A story that reveals how a toxic cocktail of investment packages helped poison the retirement funds of hundreds of Australians. The Federal Government was quick to boast that Australia avoided the worst of the global financial crisis, but many people here did pay a terrible price. Reporter Marian Wilkinson lifts the lid on the behaviour of investment bank Goldman Sachs in the United State. Speaking to a whistleblower who brought allegations against the company to the US Securities and Exchange Commission and the FBI, she also examines key internal company documents that show how the deal was sold in Australia.
The battle between the mining companies and the Federal Government over the new resource super profits tax. For more than five decades, Australians have argued over how to best take advantage of the country's abundant natural resources. Now, reporter Sarah Ferguson takes a close look at the bitter public battle currently being fought between the Federal Government and the country's powerful mining industry.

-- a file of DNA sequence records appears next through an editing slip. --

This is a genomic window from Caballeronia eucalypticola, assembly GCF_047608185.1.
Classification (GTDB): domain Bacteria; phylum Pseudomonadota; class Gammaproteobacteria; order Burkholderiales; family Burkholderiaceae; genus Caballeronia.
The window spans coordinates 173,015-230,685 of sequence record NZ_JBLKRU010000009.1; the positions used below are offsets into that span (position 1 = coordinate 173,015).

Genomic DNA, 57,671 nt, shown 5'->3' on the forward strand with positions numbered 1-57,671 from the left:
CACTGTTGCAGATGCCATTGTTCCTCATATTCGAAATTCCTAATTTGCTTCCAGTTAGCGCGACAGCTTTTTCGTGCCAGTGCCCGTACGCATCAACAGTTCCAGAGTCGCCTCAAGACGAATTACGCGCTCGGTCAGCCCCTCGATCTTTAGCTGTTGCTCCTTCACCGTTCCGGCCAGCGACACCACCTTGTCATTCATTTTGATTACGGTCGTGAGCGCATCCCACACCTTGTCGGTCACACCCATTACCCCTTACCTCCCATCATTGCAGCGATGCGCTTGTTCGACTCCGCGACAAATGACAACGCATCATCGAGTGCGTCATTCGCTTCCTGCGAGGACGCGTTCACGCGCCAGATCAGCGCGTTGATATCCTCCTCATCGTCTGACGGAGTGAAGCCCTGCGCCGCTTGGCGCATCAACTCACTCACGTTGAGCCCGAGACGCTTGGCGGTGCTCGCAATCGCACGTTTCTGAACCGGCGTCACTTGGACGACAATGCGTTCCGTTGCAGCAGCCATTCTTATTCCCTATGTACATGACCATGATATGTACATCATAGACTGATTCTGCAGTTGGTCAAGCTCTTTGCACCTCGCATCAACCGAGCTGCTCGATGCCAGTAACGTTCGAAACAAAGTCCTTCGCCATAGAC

The story of three young girls living in modern day South Africa. Each of them has been raped, each lives in fear. Meanwhile, the authorities do little to protect them or punish their attackers. South Africa has the highest incidence of rape in the world, and almost half the victims are children. On average, a child is raped every three minutes and yet there is apparently no concerted effort to stop this epidemic.
How the central pillar of Australia's financial system, the Reserve Bank, became ensnared in an international bribery scandal.
The story of a young woman's confronting journey back to the war-ravaged country of her birth. Born in Afghanistan, raised in Britain, Nel Hedayat talks and thinks like a child of the West, but something in her life doesn't quite make sense. In her words, she's not English and she's not Afghan. Britain is the only home she has known but she wonders what her life might have been like had her parents not fled the violence of her homeland. Now she's about to find out, as she goes back to Kabul and the country she left behind.